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From: Phill Jenkins <pjenkins@us.ibm.com>
Date: Thu, 19 Aug 2004 11:30:39 -0500
To: "John Foliot - WATS.ca" <foliot@wats.ca>
Cc: <w3c-wai-ig@w3.org>
Message-ID: <OFF5AEDCFE.DCF07C89-ON86256EF5.0058783F-86256EF5.005AB394@us.ibm.com>
>...However, I challenge anyone (Joe, Jesper,
>anybody else) to disprove the following:
>Providing content exclusively in PDF means "one or more groups will find
>it impossible to access information in the document."
>Go ahead, make my day. 

It's not "impossible", all I have to do is provide one or more groups some 
assistive technology that supports the PDF format and insure the PDF 
content follow the guidelines for making the content complaint.  But if I 
provide them content in HTML that includes an image file that doesn't 
include the alt text, then it is impossible to get that information to the 
individual.  The WCAG priorities are about the content, not the file 

It's the "content accessibility guidelines", not "file format choice 
guidelines".  Choosing HTML does not prevent one from including images 
without alt text.  Choosing PDF does not prevent one from including images 
without alt text.  The format choice may be a concern to some, but once we 
get past that (which is where I'm at) it is still whether the content is 
compliant with the guidelines - regardless of file format chosen.

This could easily be a discussion about SVG, SMIL, or MATHML, or FLASH,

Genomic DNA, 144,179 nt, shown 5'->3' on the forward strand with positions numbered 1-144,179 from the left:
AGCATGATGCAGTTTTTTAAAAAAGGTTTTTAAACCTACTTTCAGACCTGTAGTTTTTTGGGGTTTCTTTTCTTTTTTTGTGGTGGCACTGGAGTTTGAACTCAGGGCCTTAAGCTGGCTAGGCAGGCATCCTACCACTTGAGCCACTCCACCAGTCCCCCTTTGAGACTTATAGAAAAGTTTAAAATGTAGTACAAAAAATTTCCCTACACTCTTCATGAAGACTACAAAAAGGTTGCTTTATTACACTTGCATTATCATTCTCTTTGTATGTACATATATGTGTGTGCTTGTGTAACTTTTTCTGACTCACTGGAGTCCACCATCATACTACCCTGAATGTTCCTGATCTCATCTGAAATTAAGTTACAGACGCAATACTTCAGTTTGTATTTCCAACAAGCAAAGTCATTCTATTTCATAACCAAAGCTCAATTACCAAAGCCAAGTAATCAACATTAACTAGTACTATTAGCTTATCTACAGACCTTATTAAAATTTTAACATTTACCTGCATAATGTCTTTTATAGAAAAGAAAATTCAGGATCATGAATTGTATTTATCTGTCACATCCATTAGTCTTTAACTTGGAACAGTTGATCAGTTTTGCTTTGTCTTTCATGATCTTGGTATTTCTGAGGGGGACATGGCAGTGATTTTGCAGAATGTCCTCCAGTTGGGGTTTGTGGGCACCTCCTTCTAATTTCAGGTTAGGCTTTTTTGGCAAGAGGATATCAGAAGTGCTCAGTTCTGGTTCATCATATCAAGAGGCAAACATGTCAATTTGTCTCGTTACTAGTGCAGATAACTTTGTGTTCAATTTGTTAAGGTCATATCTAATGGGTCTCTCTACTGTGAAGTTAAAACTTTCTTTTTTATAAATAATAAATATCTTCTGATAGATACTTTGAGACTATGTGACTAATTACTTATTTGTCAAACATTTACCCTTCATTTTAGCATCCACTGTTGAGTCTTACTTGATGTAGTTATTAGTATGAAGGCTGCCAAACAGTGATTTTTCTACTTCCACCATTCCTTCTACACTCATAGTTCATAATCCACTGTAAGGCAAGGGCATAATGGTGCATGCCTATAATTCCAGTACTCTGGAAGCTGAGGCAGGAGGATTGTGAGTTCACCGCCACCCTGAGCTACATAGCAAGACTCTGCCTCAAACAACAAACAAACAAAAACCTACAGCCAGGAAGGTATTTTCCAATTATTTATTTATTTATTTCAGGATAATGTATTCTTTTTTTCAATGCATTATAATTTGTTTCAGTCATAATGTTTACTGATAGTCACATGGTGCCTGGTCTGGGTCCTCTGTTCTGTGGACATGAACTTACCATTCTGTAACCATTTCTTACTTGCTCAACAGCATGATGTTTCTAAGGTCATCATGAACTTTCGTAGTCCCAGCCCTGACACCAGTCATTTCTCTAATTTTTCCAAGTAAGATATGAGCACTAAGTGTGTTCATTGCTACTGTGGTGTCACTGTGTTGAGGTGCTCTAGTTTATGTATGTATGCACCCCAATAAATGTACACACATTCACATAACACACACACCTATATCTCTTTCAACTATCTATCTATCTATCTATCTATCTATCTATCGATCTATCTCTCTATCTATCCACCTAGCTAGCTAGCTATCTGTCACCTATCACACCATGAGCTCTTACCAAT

ASCII Text, or XHTML 2, or whichever format you choose.  WCAG 2.0 is 
attempting to apply to all or any of them, with specific techniques 
document to provide specific file format guidance.

John, I do not agree with your statement:

"The WAI, WCAG, etc. is concerned about making *HTML based content*
universally accessible.  Period."

although that is a misconception of some, it's concerned with much more 
than *HTML based content*.  WCAG 2.0 specifically says:

"... version 2.0 builds on WCAG 1.0. It has the same aim: to explain how 
to make Web content accessible to people with disabilities ... It attempts 
to apply guidelines to a wider range of technologies and to ... The design 
principles in this document represent broad concepts that apply to all 
Web-based content. They are not specific to HTML, XML, or any other 
technology. This approach was taken so that the design principles could be 
applied to a variety of situations and technologies, including those that 
do not yet exist. " 

Phill Jenkins
Received on Thursday, 19 August 2004 16:31:12 UTC

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